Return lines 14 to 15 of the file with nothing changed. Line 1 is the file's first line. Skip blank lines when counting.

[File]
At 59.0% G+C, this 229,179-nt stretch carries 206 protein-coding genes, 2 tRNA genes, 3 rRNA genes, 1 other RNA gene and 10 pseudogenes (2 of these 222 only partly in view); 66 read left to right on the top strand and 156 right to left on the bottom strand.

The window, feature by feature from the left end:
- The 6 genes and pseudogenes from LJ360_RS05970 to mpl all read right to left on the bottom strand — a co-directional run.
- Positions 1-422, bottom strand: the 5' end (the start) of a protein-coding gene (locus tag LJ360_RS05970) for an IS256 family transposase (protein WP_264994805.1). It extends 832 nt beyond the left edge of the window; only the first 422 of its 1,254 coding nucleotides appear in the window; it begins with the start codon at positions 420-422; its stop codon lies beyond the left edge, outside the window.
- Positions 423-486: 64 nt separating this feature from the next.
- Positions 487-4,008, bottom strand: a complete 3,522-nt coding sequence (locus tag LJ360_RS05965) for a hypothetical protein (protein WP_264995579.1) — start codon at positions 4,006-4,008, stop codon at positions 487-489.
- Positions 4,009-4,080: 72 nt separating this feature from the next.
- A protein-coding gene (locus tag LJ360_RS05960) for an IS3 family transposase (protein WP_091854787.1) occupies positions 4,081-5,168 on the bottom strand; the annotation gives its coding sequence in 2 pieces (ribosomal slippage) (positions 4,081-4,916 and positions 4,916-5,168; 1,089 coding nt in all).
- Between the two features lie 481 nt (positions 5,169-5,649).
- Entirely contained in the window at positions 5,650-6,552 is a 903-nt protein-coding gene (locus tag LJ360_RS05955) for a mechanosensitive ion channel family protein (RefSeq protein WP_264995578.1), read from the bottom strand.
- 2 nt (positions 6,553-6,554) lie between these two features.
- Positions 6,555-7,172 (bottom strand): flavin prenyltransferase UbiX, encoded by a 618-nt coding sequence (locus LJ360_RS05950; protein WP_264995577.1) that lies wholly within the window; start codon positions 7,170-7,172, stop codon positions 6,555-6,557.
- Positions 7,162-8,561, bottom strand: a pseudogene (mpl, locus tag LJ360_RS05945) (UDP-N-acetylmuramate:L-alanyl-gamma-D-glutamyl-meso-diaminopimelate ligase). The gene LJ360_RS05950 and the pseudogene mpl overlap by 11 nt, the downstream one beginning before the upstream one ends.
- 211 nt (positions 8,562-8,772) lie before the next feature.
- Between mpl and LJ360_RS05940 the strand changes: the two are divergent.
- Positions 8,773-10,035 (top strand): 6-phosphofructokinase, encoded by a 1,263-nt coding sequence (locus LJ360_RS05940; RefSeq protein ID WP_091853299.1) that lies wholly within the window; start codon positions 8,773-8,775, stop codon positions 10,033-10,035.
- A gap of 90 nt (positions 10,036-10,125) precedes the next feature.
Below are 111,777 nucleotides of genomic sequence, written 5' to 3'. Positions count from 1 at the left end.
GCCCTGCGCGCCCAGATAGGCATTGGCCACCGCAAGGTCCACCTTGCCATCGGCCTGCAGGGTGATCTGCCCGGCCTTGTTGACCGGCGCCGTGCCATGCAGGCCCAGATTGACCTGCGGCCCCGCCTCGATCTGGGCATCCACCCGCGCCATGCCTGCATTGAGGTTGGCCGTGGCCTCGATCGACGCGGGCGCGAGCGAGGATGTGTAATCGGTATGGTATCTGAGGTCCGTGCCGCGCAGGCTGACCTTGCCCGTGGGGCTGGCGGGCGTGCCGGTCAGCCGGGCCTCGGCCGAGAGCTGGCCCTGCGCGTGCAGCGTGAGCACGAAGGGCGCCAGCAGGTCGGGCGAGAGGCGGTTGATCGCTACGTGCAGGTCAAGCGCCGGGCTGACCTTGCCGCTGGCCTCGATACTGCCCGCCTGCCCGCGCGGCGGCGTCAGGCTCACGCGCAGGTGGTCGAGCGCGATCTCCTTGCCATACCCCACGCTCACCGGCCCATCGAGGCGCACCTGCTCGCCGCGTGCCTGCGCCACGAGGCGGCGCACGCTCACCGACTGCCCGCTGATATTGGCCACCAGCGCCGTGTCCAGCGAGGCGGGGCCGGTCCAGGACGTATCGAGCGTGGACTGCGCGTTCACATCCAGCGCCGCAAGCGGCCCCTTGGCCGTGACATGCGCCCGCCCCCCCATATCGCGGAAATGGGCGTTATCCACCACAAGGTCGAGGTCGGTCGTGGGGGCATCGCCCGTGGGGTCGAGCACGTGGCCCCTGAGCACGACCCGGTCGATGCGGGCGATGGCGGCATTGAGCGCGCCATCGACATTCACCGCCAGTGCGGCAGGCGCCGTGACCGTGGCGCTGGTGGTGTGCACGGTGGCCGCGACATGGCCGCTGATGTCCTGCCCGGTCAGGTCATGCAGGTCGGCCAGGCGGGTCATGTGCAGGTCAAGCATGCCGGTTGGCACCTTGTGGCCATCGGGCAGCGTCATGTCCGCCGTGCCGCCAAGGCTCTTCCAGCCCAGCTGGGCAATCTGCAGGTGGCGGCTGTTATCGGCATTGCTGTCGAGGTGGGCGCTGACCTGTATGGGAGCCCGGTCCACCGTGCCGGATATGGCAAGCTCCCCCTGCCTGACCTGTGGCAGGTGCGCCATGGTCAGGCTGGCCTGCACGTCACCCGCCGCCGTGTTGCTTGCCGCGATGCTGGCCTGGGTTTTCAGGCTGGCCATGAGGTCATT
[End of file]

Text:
- 211 nt (positions 8,562-8,772) lie before the next feature.
- Between mpl and LJ360_RS05940 the strand changes: the two are divergent.